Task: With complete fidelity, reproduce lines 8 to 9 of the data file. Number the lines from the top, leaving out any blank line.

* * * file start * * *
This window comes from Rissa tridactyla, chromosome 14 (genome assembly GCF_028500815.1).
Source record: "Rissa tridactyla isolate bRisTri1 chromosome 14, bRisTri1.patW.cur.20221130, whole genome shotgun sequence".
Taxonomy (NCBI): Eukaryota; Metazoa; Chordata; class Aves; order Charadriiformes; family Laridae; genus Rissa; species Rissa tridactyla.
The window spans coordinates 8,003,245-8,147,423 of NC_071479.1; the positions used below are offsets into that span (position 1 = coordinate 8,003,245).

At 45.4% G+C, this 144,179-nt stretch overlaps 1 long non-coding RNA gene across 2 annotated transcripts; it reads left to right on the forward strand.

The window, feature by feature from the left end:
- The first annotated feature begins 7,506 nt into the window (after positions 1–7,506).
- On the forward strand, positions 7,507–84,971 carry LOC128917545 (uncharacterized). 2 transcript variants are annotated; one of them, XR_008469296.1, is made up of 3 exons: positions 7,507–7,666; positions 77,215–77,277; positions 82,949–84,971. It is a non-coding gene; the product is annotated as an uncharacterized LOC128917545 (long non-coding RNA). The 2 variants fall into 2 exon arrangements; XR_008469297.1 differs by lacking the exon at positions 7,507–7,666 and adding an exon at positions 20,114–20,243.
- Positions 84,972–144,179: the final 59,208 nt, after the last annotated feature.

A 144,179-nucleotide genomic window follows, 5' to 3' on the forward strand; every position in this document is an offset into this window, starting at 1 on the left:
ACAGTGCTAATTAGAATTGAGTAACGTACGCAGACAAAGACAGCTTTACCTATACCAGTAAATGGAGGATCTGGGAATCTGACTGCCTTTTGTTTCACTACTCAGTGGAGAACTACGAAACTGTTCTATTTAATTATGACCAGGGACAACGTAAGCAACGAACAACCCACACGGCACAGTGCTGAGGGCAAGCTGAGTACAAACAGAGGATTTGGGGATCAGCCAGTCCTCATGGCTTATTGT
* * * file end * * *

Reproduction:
- On the forward strand, positions 7,507–84,971 carry LOC128917545 (uncharacterized). 2 transcript variants are annotated; one of them, XR_008469296.1, is made up of 3 exons: positions 7,507–7,666; positions 77,215–77,277; positions 82,949–84,971. It is a non-coding gene; the product is annotated as an uncharacterized LOC128917545 (long non-coding RNA). The 2 variants fall into 2 exon arrangements; XR_008469297.1 differs by lacking the exon at positions 7,507–7,666 and adding an exon at positions 20,114–20,243.
- Positions 84,972–144,179: the final 59,208 nt, after the last annotated feature.